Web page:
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Varlen Pen’s bold strokes return: Korean-Russian artist is best known for his evocative portraits

Apr 18,2019
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Paintings and drawings by Varlen Pen (1916-1990) on display at the Hakgojae Gallery in central Seoul. Pen was a successful Korean-Russian painter in Russia but had been unknown in South Korea for a long time due to the Cold War, until a 2016 retrospective at MMCA Deoksu Palace. The third retrospective of Pen started on Wednesday at the gallery. [MOON SO-YOUNG]
Varlen Pen (1916-1990), a rare successful Korean-Russian who had been unknown in South Korea due to the Cold War, sent shock waves through the local art world, when his first retrospective in Korea was held at the Deoksu Palace branch of the National Museum of Modern and Contemporary Art (MMCA) in central Seoul in 2016. It was soon followed by an solo exhibition on Jeju Island.

Pen’s third retrospective in Korea started on Wednesday at the Hakgojae Gallery, one of Korea’s top commercial galleries, in central Seoul. It consists of 189 of the artist’s paintings, etchings, lithographs and drawings on loan from the artist’s family.

About 80 pieces among them have never been unveiled before in Korea, while the others include some paintings that impressed viewers during the 2016 retrospective, such as the portraits of the legendary Korean dancer Choi Seunghee who went to North Korea after the 1945 liberation; Russian writer Boris Pasternak, best known for the novel “Doctor Zhivago”; and Pen’s own mother in hanbok, or traditional Korean clothes.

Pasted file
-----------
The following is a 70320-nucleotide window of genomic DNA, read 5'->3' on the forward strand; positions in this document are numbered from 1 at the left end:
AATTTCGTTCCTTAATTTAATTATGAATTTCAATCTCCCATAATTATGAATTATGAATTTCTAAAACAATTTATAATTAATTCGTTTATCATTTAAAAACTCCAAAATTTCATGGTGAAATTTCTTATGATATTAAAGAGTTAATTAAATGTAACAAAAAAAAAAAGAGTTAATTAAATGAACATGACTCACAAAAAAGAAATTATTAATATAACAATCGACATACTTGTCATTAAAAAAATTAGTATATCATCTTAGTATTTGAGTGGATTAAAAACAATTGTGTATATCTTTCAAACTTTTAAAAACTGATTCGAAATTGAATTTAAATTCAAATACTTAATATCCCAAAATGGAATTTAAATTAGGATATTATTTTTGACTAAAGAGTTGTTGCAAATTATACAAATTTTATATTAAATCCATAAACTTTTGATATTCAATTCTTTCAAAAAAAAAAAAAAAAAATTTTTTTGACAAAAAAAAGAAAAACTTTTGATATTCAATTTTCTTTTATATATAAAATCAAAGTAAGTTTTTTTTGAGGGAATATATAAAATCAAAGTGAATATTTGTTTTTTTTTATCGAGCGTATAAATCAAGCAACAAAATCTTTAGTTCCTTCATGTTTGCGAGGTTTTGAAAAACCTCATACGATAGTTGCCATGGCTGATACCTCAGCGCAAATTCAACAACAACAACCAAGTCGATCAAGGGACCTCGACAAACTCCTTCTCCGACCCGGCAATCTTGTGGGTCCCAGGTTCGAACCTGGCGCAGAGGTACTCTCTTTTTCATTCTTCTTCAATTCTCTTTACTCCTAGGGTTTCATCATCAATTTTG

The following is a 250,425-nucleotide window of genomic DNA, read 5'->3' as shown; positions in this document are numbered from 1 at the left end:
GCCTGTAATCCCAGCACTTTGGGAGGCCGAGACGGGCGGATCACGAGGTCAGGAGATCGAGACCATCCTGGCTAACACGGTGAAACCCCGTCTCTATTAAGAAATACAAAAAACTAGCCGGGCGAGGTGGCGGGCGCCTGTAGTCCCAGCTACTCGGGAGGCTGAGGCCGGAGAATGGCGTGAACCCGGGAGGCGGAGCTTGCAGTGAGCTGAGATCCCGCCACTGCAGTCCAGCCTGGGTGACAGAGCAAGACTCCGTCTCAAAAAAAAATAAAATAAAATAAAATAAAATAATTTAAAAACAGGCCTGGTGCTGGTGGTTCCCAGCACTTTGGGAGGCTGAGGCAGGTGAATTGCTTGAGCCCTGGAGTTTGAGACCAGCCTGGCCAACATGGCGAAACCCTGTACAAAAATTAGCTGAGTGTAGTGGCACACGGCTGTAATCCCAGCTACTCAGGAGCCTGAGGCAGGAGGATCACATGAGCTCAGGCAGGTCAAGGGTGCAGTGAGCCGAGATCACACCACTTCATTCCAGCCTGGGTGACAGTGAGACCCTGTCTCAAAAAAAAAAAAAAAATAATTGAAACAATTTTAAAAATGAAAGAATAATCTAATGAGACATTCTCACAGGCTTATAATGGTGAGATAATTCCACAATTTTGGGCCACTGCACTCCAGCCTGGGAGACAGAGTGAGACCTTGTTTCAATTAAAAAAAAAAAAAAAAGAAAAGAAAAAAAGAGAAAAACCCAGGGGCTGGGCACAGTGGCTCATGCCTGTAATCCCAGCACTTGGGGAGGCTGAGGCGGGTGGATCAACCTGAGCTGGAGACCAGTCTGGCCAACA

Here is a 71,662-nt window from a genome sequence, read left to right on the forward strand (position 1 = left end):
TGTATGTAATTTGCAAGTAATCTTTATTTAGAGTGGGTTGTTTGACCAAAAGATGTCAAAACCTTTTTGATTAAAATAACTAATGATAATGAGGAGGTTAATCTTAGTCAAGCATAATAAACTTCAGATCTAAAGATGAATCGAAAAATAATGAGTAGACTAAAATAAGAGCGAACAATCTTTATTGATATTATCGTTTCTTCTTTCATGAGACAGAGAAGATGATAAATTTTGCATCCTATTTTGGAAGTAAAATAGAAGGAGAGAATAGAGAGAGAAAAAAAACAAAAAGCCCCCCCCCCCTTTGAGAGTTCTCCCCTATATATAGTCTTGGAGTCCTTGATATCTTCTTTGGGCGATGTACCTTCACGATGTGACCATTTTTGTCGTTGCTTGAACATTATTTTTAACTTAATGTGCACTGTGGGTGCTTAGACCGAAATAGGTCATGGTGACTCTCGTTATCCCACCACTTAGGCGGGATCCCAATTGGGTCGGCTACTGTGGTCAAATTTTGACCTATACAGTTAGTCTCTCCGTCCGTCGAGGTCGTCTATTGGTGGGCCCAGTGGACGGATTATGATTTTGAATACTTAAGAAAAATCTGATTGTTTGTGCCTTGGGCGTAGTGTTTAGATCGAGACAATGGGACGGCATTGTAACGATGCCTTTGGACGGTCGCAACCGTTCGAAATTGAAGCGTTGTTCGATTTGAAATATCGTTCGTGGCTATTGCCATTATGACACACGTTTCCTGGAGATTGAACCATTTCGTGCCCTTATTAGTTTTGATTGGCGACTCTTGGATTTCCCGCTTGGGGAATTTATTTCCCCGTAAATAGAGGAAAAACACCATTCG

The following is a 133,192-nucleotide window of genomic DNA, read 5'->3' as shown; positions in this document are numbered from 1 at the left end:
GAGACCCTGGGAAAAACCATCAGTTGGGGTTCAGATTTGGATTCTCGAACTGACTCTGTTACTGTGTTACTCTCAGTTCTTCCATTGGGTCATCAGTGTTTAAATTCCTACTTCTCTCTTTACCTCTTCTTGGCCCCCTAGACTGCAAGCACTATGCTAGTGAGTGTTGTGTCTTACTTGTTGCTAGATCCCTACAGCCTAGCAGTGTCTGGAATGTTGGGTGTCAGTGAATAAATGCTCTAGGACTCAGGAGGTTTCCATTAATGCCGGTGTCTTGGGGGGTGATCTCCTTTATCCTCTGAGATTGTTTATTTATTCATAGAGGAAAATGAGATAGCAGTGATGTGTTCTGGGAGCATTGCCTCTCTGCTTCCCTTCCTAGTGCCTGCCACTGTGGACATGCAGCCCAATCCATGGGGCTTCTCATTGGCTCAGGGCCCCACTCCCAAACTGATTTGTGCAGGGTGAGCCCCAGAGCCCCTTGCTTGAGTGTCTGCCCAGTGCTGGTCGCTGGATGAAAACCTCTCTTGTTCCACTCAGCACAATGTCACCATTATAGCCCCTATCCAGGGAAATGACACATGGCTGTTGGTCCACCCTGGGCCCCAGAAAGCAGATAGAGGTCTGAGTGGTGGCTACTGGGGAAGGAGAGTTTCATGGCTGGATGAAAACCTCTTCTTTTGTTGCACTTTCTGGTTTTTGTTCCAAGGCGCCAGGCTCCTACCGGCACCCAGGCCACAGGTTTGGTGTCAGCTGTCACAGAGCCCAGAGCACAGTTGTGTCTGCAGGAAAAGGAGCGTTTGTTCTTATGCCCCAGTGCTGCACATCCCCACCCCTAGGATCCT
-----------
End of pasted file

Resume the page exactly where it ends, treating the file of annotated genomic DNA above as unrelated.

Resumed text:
Pen was most famous for his portrait paintings, according to the art critic Moon Young-dae, who curated the retrospective. His paintings are based in the tradition of portraits by Russian realist masters such as Ivan Kramskoi and Ilya Repin, which are said to show a realist approach not only in regard to the appearance but also to the inner side of the model. At the same time, Pen’s paintings show distinctly bold strokes.

The exhibition is part of efforts to promote “the painter, who was purged by North Korea and neglected by South Korea, although he made his way to become a professor at the prestigious Ilya Repin Leningrad Institute [now called the Russian Academy of Arts] with his excellent ability despite racial discrimination, and he never forgot his Korean roots,” said Moon, who has devoted himself to researching Pen since he came across one of the artist’s paintings while studying in Russia in 1994.

Among the works on view are the paintings and drawings of North Korean landscapes and ordinary people as well as of important figures in North Korean art and culture in the early 1950s created by Pen during or after his stay in Pyongyang.

He was dispatched to the North Korean capital in 1953 to help the North re-establish its university of fine art and teach styles and techniques of Russian academicism and socialist realism.

“He stayed there for 15 months and could never visit North Korea again after the stay,” Moon said. “Pyongyang classified him as a purgee after he rejected the North’s abrupt demand that he should be naturalized as a North Korean citizen.” It is said that the cooled relations between the North and the Soviet Union after the death of Stalin also affected the situation.

“Pen was greatly disappointed to learn that he could never visit North Korea again and missed the peninsula throughout his life,” Moon said. He helped many ethnic Korean artists in Russia and sometimes wrote in Korean on his paintings, he added.

BY MOON SO-YOUNG [symoon@joongang.co.kr]



The exhibition runs through May 19. Admission is 5,000 won ($4.40) for adults. The gallery is closed on Mondays. Go to Anguk Station, line No. 3, exit 2, and walk 10 minutes.

For details, visit www.hakgojae.com or call (02) 720-1524.